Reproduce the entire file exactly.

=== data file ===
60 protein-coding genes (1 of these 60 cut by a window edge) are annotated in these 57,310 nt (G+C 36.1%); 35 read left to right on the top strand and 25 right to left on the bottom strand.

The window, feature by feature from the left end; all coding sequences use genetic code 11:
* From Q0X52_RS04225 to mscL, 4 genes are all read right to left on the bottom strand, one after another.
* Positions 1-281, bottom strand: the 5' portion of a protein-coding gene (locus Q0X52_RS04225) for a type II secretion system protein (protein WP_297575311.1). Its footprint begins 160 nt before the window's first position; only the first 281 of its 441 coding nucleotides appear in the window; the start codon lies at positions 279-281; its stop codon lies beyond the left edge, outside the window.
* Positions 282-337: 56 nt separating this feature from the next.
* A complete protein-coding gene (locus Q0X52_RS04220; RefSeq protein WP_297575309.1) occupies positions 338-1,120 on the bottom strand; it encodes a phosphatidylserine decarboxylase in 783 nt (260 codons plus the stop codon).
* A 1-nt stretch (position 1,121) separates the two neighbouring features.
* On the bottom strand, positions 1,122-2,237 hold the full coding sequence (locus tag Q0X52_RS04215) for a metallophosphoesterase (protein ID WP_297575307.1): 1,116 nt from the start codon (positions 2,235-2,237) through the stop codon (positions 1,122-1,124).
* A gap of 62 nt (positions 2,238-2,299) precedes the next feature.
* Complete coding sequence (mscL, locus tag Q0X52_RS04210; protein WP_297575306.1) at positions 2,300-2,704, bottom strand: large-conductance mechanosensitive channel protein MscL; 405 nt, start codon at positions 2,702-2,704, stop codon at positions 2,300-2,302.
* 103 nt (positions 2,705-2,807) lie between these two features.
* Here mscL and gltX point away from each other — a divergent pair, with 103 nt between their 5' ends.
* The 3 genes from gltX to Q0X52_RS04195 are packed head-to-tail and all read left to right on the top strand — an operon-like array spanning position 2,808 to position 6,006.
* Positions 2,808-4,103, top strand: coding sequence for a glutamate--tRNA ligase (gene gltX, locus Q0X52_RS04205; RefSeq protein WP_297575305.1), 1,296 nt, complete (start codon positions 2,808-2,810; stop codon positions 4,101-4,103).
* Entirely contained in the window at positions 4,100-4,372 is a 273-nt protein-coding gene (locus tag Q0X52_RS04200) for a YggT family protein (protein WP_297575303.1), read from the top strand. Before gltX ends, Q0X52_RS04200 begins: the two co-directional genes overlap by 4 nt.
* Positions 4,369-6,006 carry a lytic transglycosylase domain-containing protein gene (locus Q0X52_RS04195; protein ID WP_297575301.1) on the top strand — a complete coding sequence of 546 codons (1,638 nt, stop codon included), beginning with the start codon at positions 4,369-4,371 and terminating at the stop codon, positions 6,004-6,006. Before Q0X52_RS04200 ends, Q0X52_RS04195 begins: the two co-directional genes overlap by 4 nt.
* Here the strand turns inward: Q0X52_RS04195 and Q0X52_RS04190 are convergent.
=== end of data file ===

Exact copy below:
60 protein-coding genes (1 of these 60 cut by a window edge) are annotated in these 57,310 nt (G+C 36.1%); 35 read left to right on the top strand and 25 right to left on the bottom strand.

The window, feature by feature from the left end; all coding sequences use genetic code 11:
* From Q0X52_RS04225 to mscL, 4 genes are all read right to left on the bottom strand, one after another.
* Positions 1-281, bottom strand: the 5' portion of a protein-coding gene (locus Q0X52_RS04225) for a type II secretion system protein (protein WP_297575311.1). Its footprint begins 160 nt before the window's first position; only the first 281 of its 441 coding nucleotides appear in the window; the start codon lies at positions 279-281; its stop codon lies beyond the left edge, outside the window.
* Positions 282-337: 56 nt separating this feature from the next.
* A complete protein-coding gene (locus Q0X52_RS04220; RefSeq protein WP_297575309.1) occupies positions 338-1,120 on the bottom strand; it encodes a phosphatidylserine decarboxylase in 783 nt (260 codons plus the stop codon).
* A 1-nt stretch (position 1,121) separates the two neighbouring features.
* On the bottom strand, positions 1,122-2,237 hold the full coding sequence (locus tag Q0X52_RS04215) for a metallophosphoesterase (protein ID WP_297575307.1): 1,116 nt from the start codon (positions 2,235-2,237) through the stop codon (positions 1,122-1,124).
* A gap of 62 nt (positions 2,238-2,299) precedes the next feature.
* Complete coding sequence (mscL, locus tag Q0X52_RS04210; protein WP_297575306.1) at positions 2,300-2,704, bottom strand: large-conductance mechanosensitive channel protein MscL; 405 nt, start codon at positions 2,702-2,704, stop codon at positions 2,300-2,302.
* 103 nt (positions 2,705-2,807) lie between these two features.
* Here mscL and gltX point away from each other — a divergent pair, with 103 nt between their 5' ends.
* The 3 genes from gltX to Q0X52_RS04195 are packed head-to-tail and all read left to right on the top strand — an operon-like array spanning position 2,808 to position 6,006.
* Positions 2,808-4,103, top strand: coding sequence for a glutamate--tRNA ligase (gene gltX, locus Q0X52_RS04205; RefSeq protein WP_297575305.1), 1,296 nt, complete (start codon positions 2,808-2,810; stop codon positions 4,101-4,103).
* Entirely contained in the window at positions 4,100-4,372 is a 273-nt protein-coding gene (locus tag Q0X52_RS04200) for a YggT family protein (protein WP_297575303.1), read from the top strand. Before gltX ends, Q0X52_RS04200 begins: the two co-directional genes overlap by 4 nt.
* Positions 4,369-6,006 carry a lytic transglycosylase domain-containing protein gene (locus Q0X52_RS04195; protein ID WP_297575301.1) on the top strand — a complete coding sequence of 546 codons (1,638 nt, stop codon included), beginning with the start codon at positions 4,369-4,371 and terminating at the stop codon, positions 6,004-6,006. Before Q0X52_RS04200 ends, Q0X52_RS04195 begins: the two co-directional genes overlap by 4 nt.
* Here the strand turns inward: Q0X52_RS04195 and Q0X52_RS04190 are convergent.